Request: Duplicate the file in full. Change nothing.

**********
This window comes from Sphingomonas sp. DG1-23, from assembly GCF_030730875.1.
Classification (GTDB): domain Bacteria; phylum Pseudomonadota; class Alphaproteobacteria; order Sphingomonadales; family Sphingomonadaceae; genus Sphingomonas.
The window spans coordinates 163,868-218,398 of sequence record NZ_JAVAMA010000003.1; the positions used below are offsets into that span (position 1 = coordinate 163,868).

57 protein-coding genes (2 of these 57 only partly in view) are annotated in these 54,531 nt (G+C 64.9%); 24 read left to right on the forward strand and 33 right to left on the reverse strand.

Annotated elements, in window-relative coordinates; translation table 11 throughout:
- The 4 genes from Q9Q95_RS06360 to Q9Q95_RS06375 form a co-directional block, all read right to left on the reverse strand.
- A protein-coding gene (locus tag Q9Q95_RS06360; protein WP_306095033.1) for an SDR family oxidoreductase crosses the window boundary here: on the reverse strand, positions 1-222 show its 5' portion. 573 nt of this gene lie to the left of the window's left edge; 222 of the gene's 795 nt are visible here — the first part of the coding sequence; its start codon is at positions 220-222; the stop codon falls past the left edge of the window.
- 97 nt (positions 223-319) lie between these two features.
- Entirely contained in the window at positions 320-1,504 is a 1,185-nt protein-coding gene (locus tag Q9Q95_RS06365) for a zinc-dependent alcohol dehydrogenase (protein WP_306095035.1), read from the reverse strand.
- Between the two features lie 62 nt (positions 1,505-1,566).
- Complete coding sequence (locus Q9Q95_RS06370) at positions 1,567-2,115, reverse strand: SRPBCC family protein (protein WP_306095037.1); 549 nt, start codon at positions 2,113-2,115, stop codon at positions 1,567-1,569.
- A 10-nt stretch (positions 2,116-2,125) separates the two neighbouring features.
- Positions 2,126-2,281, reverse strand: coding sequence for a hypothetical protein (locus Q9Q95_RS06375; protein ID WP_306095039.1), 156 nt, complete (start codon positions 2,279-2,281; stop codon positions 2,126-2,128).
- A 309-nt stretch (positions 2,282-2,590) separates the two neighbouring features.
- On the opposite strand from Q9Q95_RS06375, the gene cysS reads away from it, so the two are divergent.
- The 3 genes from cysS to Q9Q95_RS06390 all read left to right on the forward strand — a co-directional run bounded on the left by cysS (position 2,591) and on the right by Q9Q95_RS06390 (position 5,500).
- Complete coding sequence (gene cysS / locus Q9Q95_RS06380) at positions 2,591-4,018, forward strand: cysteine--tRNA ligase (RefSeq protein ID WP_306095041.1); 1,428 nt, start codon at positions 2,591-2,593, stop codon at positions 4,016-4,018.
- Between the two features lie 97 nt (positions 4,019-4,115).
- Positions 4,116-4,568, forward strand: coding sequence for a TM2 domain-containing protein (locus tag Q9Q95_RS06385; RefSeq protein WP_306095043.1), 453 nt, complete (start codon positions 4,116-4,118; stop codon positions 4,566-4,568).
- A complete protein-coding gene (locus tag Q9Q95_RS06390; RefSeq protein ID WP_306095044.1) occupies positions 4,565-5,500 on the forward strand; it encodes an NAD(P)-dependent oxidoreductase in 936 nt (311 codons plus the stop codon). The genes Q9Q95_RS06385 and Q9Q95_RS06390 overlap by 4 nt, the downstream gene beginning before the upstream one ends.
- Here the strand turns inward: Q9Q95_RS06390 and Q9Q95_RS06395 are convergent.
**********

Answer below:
This window comes from Sphingomonas sp. DG1-23, from assembly GCF_030730875.1.
Classification (GTDB): domain Bacteria; phylum Pseudomonadota; class Alphaproteobacteria; order Sphingomonadales; family Sphingomonadaceae; genus Sphingomonas.
The window spans coordinates 163,868-218,398 of sequence record NZ_JAVAMA010000003.1; the positions used below are offsets into that span (position 1 = coordinate 163,868).

57 protein-coding genes (2 of these 57 only partly in view) are annotated in these 54,531 nt (G+C 64.9%); 24 read left to right on the forward strand and 33 right to left on the reverse strand.

Annotated elements, in window-relative coordinates; translation table 11 throughout:
- The 4 genes from Q9Q95_RS06360 to Q9Q95_RS06375 form a co-directional block, all read right to left on the reverse strand.
- A protein-coding gene (locus tag Q9Q95_RS06360; protein WP_306095033.1) for an SDR family oxidoreductase crosses the window boundary here: on the reverse strand, positions 1-222 show its 5' portion. 573 nt of this gene lie to the left of the window's left edge; 222 of the gene's 795 nt are visible here — the first part of the coding sequence; its start codon is at positions 220-222; the stop codon falls past the left edge of the window.
- 97 nt (positions 223-319) lie between these two features.
- Entirely contained in the window at positions 320-1,504 is a 1,185-nt protein-coding gene (locus tag Q9Q95_RS06365) for a zinc-dependent alcohol dehydrogenase (protein WP_306095035.1), read from the reverse strand.
- Between the two features lie 62 nt (positions 1,505-1,566).
- Complete coding sequence (locus Q9Q95_RS06370) at positions 1,567-2,115, reverse strand: SRPBCC family protein (protein WP_306095037.1); 549 nt, start codon at positions 2,113-2,115, stop codon at positions 1,567-1,569.
- A 10-nt stretch (positions 2,116-2,125) separates the two neighbouring features.
- Positions 2,126-2,281, reverse strand: coding sequence for a hypothetical protein (locus Q9Q95_RS06375; protein ID WP_306095039.1), 156 nt, complete (start codon positions 2,279-2,281; stop codon positions 2,126-2,128).
- A 309-nt stretch (positions 2,282-2,590) separates the two neighbouring features.
- On the opposite strand from Q9Q95_RS06375, the gene cysS reads away from it, so the two are divergent.
- The 3 genes from cysS to Q9Q95_RS06390 all read left to right on the forward strand — a co-directional run bounded on the left by cysS (position 2,591) and on the right by Q9Q95_RS06390 (position 5,500).
- Complete coding sequence (gene cysS / locus Q9Q95_RS06380) at positions 2,591-4,018, forward strand: cysteine--tRNA ligase (RefSeq protein ID WP_306095041.1); 1,428 nt, start codon at positions 2,591-2,593, stop codon at positions 4,016-4,018.
- Between the two features lie 97 nt (positions 4,019-4,115).
- Positions 4,116-4,568, forward strand: coding sequence for a TM2 domain-containing protein (locus tag Q9Q95_RS06385; RefSeq protein WP_306095043.1), 453 nt, complete (start codon positions 4,116-4,118; stop codon positions 4,566-4,568).
- A complete protein-coding gene (locus tag Q9Q95_RS06390; RefSeq protein ID WP_306095044.1) occupies positions 4,565-5,500 on the forward strand; it encodes an NAD(P)-dependent oxidoreductase in 936 nt (311 codons plus the stop codon). The genes Q9Q95_RS06385 and Q9Q95_RS06390 overlap by 4 nt, the downstream gene beginning before the upstream one ends.
- Here the strand turns inward: Q9Q95_RS06390 and Q9Q95_RS06395 are convergent.